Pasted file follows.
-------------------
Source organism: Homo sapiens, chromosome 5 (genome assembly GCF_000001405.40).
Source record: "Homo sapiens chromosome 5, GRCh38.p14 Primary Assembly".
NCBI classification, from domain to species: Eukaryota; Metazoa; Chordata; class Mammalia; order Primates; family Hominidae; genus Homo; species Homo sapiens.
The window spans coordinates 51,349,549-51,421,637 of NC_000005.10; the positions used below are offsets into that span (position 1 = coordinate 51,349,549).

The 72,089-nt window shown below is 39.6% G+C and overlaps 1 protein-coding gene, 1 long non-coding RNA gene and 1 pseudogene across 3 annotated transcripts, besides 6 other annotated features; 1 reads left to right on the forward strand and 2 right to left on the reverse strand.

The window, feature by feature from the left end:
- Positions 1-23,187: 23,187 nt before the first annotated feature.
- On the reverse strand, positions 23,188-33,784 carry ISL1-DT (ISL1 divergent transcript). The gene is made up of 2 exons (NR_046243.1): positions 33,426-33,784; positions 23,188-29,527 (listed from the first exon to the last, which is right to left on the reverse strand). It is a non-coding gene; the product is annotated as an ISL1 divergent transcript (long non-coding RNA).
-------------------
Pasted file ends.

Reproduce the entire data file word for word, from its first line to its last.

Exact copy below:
Source organism: Homo sapiens, chromosome 5 (genome assembly GCF_000001405.40).
Source record: "Homo sapiens chromosome 5, GRCh38.p14 Primary Assembly".
NCBI classification, from domain to species: Eukaryota; Metazoa; Chordata; class Mammalia; order Primates; family Hominidae; genus Homo; species Homo sapiens.
The window spans coordinates 51,349,549-51,421,637 of NC_000005.10; the positions used below are offsets into that span (position 1 = coordinate 51,349,549).

The 72,089-nt window shown below is 39.6% G+C and overlaps 1 protein-coding gene, 1 long non-coding RNA gene and 1 pseudogene across 3 annotated transcripts, besides 6 other annotated features; 1 reads left to right on the forward strand and 2 right to left on the reverse strand.

The window, feature by feature from the left end:
- Positions 1-23,187: 23,187 nt before the first annotated feature.
- On the reverse strand, positions 23,188-33,784 carry ISL1-DT (ISL1 divergent transcript). The gene is made up of 2 exons (NR_046243.1): positions 33,426-33,784; positions 23,188-29,527 (listed from the first exon to the last, which is right to left on the reverse strand). It is a non-coding gene; the product is annotated as an ISL1 divergent transcript (long non-coding RNA).